Contrary to popular belief that tourism only benefits short-term tenants, cities and towns with flourishing tourism industries are also actually good for long-term rentals. Since many companies support a work-from-home setup, more people than ever now have the liberty to work anywhere they want as permitted by technology—near the beach, in the mountains, or even in rural areas. This gives them a unique opportunity to stay longer in a destination city or town without compromising their livelihoods. High rental demands in these locations could mean costly properties but also higher rental rates. 

    To check whether a location has a growing tourism industry, you can look at recent news articles or research and compare the statistics between years about the number of visitors to the area.


    Community amenities

    Aside from a great rental home in living conditions, renters are also after convenient amenities. Families might desire a rental near places they can spend quality leisure time, such as parks, movie theaters, restaurants, and playgrounds. Being accessible to public transportation is also a plus allowing hassle-free commutes. These are just some community features to consider when you evaluate a rental property investment.



    Assessing rental property performance


    Now, being able to buy a rental property in an ideal location does not necessarily mean that it would perform as you would hope. So, to help you in evaluating, let us review some of the common ways to track returns and profit.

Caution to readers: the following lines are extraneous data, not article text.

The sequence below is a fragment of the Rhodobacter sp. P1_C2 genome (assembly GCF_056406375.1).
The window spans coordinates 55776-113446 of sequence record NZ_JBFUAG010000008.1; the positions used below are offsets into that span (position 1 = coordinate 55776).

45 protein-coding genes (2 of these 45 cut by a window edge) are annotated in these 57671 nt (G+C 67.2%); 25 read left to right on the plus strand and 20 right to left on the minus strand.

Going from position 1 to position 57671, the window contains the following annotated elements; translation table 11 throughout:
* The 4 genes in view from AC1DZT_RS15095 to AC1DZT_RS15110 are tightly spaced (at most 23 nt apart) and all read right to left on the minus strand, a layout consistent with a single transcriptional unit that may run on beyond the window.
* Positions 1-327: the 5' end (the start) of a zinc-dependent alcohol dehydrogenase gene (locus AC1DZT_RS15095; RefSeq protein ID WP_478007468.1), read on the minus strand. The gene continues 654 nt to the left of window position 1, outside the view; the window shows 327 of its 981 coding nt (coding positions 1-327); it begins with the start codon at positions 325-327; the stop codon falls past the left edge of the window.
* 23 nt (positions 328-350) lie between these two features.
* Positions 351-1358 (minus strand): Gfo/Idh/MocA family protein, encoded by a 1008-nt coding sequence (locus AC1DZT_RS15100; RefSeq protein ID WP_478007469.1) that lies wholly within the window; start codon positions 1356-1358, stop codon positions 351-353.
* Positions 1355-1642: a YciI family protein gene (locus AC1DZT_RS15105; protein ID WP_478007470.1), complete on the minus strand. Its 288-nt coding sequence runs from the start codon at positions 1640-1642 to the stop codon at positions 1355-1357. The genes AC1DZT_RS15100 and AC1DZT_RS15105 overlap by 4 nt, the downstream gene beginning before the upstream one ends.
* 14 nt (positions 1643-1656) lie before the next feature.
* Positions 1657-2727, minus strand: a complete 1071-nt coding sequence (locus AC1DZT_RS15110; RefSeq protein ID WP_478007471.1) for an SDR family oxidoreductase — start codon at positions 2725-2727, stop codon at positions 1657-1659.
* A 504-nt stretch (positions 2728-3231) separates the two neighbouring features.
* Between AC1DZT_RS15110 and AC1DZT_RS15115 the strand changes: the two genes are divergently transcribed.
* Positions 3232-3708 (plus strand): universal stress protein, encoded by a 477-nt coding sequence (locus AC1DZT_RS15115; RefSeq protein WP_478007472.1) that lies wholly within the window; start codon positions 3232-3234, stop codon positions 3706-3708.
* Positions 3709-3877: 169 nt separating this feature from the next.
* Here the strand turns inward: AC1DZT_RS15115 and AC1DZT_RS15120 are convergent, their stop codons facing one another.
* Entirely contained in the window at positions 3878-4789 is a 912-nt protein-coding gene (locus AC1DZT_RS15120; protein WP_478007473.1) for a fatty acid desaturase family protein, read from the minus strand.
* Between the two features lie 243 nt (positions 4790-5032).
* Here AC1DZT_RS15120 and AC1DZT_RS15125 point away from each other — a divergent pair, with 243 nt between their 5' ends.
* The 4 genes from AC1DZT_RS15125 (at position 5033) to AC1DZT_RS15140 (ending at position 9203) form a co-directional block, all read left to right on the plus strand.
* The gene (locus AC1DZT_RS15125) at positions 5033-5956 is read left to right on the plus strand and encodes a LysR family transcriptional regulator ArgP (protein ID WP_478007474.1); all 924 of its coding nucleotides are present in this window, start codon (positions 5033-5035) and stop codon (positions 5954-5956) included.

First on the list is net profit. You can find this by simply subtracting your monthly expenses from your monthly income. Don’t forget to include all the typical monthly costs of owning a rental property:

    • Mortgage payments
    • Property taxes
    • Property insurance
    • Property management fees
    • Repairs and maintenance costs
    • Vacancy-related costs
    • Other expenses (HOA fees, accounting fees, etc.)

    Next is the return on investment (ROI). To compute ROI, subtract annual operating costs from annual rental income, then divide that total by the mortgage value (mortgage value is how much you still have to pay on the loan). This will help you estimate your property’s gains and losses.

    Please note that your annual operating costs are not limited to the total money you spent on operating your property. This also includes the value of your time and how many hours you are putting into managing your rental(s). To better understand, Poplar’s ROI Calculator will help you in computing your ROI.

    For your time value, add up your total monthly income from all sources. Based on a 40-hour workweek, divide this sum by 160. The quotient is your hourly rate. Keep in mind that the higher your total monthly income is, the higher your hourly rate gets. So, if you are handling your rentals personally, you are likely spending more time and money than you initially suppose.

    Aside from net profit and ROI, the following are the common formulas you can use to assess the performance of your rental investment:

    • Cap rate = (Net operating income / purchase price) x 100%
    • Net operating income (NOI) = (monthly income x 12) – monthly expenses
    • Cash-on-cash return = (Annual cash flow / total cash invested) x 100%


    Final thoughts


    Investing in the right property is paramount to future returns, so evaluating a potential rental property investment well is critical. Proper knowledge of what to look for in a property and where to invest will get you off to a great start in your rental business. This maximizes your opportunity to land an investment that will perform well with quick returns.




    Learn the ROI on property management using our ROI calculator